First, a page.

A lot vs. Alot: 9 Grammatical Pitfalls
late 14c., from Anglo-French confederacie (Old French confederacie), from stem of Latin confoederatio, from confoederare (see confederate). Earliest in reference to leagues of classical Greek states (Aetolian, Achaean, etc.), later of the Netherlands. The word was used of the United States of America under (and in) the Articles of Confederation (1777-1788). In reference to the breakaway Confederate States of America (1861-1865) from 1861.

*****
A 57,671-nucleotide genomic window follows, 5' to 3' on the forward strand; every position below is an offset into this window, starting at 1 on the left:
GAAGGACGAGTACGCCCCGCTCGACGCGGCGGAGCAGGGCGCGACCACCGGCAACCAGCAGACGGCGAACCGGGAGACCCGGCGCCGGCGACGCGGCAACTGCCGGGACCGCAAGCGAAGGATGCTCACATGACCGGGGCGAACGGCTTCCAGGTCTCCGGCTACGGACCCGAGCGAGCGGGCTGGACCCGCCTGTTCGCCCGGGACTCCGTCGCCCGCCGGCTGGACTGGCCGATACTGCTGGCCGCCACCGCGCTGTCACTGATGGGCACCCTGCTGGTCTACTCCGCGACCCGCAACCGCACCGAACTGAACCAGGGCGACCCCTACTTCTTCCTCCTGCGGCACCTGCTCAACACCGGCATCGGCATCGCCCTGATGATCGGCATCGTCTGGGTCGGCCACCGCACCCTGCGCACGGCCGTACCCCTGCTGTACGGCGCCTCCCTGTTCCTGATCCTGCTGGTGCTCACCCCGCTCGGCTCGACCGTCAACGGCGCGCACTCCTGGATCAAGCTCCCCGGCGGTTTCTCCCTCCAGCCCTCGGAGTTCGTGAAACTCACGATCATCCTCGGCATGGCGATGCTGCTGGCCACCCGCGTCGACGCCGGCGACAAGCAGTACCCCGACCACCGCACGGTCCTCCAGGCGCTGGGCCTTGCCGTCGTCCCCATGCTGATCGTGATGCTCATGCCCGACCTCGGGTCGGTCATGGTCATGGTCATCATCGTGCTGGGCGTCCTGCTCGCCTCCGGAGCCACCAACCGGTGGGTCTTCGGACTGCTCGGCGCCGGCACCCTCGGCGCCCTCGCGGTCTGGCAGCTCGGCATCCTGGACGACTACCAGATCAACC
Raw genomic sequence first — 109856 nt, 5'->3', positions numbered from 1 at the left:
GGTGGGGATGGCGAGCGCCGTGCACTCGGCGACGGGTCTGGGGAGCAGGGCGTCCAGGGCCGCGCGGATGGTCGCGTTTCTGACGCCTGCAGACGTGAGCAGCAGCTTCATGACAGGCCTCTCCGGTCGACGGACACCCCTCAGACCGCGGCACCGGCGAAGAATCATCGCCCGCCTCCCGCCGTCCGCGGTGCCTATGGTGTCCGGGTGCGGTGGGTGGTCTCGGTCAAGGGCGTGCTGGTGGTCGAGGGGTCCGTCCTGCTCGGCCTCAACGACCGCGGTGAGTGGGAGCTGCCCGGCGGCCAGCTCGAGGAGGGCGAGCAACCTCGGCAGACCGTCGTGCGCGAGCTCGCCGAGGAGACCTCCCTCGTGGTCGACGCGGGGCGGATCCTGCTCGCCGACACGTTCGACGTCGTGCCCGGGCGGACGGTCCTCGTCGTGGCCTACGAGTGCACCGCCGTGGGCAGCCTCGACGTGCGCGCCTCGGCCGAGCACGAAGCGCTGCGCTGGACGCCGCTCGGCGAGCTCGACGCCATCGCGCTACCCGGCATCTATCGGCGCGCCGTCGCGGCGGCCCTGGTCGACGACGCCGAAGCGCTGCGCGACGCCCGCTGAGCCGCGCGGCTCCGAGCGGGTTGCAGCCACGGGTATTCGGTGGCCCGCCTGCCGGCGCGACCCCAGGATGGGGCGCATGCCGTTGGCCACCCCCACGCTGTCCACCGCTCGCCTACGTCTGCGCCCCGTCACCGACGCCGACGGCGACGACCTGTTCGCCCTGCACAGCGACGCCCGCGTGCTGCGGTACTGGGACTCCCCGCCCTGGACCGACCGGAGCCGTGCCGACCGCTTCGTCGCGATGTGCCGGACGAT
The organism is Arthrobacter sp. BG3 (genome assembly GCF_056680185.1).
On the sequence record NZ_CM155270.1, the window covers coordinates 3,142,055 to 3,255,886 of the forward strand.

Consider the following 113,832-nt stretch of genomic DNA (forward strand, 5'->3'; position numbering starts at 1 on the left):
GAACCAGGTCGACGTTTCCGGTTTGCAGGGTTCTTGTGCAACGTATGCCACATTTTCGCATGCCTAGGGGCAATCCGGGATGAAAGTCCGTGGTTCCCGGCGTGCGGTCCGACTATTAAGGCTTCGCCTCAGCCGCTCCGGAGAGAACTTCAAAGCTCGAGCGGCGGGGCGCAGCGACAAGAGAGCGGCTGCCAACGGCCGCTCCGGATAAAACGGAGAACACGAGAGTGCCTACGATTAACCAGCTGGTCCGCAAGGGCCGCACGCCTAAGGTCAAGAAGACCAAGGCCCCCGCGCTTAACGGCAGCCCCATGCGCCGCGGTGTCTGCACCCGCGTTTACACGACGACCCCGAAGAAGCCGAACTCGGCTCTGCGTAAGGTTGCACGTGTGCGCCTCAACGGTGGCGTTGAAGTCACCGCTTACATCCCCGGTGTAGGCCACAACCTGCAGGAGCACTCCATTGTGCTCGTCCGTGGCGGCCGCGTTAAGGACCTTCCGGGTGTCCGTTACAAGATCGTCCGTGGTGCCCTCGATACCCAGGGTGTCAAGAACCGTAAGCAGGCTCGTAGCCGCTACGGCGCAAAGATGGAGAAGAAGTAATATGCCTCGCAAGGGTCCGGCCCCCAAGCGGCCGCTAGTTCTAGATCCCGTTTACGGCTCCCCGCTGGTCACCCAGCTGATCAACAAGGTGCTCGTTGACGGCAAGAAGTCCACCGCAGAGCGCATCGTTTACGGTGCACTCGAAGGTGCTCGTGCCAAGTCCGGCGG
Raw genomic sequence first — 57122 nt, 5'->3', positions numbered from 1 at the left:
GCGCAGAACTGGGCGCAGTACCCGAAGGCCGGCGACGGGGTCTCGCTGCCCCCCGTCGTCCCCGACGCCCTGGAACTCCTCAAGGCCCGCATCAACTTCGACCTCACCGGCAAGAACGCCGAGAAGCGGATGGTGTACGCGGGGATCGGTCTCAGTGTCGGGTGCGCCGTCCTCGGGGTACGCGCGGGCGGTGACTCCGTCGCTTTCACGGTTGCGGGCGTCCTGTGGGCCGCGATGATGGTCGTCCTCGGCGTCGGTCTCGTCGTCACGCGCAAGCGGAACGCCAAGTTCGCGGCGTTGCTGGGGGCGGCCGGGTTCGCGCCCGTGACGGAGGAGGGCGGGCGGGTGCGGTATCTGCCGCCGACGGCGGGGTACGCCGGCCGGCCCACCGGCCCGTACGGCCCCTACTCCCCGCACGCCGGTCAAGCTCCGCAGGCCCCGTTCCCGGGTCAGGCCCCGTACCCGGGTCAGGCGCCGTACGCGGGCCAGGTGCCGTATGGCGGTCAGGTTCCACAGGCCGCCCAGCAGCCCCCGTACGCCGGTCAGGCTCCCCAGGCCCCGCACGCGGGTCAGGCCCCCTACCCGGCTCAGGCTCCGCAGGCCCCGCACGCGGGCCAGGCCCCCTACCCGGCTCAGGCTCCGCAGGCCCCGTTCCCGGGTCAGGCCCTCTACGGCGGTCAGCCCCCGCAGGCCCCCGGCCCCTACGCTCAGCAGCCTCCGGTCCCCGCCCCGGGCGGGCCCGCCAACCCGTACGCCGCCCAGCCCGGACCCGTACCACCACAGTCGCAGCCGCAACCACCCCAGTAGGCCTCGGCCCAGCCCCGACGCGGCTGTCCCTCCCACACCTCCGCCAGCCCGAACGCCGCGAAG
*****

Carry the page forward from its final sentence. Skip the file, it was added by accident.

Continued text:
Confederacy now usually implies a looser or more temporary association than confederation, which is applied to a union of states organized on an intentionally permanent basis. [OED]